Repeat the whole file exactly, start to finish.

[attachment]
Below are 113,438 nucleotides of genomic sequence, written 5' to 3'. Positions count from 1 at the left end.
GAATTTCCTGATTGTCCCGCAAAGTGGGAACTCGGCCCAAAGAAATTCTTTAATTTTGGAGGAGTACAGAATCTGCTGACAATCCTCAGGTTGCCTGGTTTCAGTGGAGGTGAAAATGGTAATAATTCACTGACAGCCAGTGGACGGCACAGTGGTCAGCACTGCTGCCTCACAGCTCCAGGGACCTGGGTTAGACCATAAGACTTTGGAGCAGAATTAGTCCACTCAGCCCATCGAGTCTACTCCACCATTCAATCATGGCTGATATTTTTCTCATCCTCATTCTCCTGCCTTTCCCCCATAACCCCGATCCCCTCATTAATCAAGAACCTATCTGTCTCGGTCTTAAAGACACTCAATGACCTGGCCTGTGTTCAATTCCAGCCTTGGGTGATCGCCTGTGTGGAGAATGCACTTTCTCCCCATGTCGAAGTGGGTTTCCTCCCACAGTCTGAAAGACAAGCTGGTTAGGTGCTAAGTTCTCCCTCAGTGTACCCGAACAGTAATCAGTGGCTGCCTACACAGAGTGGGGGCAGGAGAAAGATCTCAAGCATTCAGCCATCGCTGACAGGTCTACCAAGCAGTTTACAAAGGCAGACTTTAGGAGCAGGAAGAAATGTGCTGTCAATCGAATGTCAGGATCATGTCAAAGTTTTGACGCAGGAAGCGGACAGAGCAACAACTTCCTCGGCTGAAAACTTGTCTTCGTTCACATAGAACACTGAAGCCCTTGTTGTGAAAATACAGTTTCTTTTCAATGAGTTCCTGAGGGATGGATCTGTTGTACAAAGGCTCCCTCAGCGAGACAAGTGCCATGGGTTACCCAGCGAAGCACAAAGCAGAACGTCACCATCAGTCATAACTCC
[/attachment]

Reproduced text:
Below are 113,438 nucleotides of genomic sequence, written 5' to 3'. Positions count from 1 at the left end.
GAATTTCCTGATTGTCCCGCAAAGTGGGAACTCGGCCCAAAGAAATTCTTTAATTTTGGAGGAGTACAGAATCTGCTGACAATCCTCAGGTTGCCTGGTTTCAGTGGAGGTGAAAATGGTAATAATTCACTGACAGCCAGTGGACGGCACAGTGGTCAGCACTGCTGCCTCACAGCTCCAGGGACCTGGGTTAGACCATAAGACTTTGGAGCAGAATTAGTCCACTCAGCCCATCGAGTCTACTCCACCATTCAATCATGGCTGATATTTTTCTCATCCTCATTCTCCTGCCTTTCCCCCATAACCCCGATCCCCTCATTAATCAAGAACCTATCTGTCTCGGTCTTAAAGACACTCAATGACCTGGCCTGTGTTCAATTCCAGCCTTGGGTGATCGCCTGTGTGGAGAATGCACTTTCTCCCCATGTCGAAGTGGGTTTCCTCCCACAGTCTGAAAGACAAGCTGGTTAGGTGCTAAGTTCTCCCTCAGTGTACCCGAACAGTAATCAGTGGCTGCCTACACAGAGTGGGGGCAGGAGAAAGATCTCAAGCATTCAGCCATCGCTGACAGGTCTACCAAGCAGTTTACAAAGGCAGACTTTAGGAGCAGGAAGAAATGTGCTGTCAATCGAATGTCAGGATCATGTCAAAGTTTTGACGCAGGAAGCGGACAGAGCAACAACTTCCTCGGCTGAAAACTTGTCTTCGTTCACATAGAACACTGAAGCCCTTGTTGTGAAAATACAGTTTCTTTTCAATGAGTTCCTGAGGGATGGATCTGTTGTACAAAGGCTCCCTCAGCGAGACAAGTGCCATGGGTTACCCAGCGAAGCACAAAGCAGAACGTCACCATCAGTCATAACTCC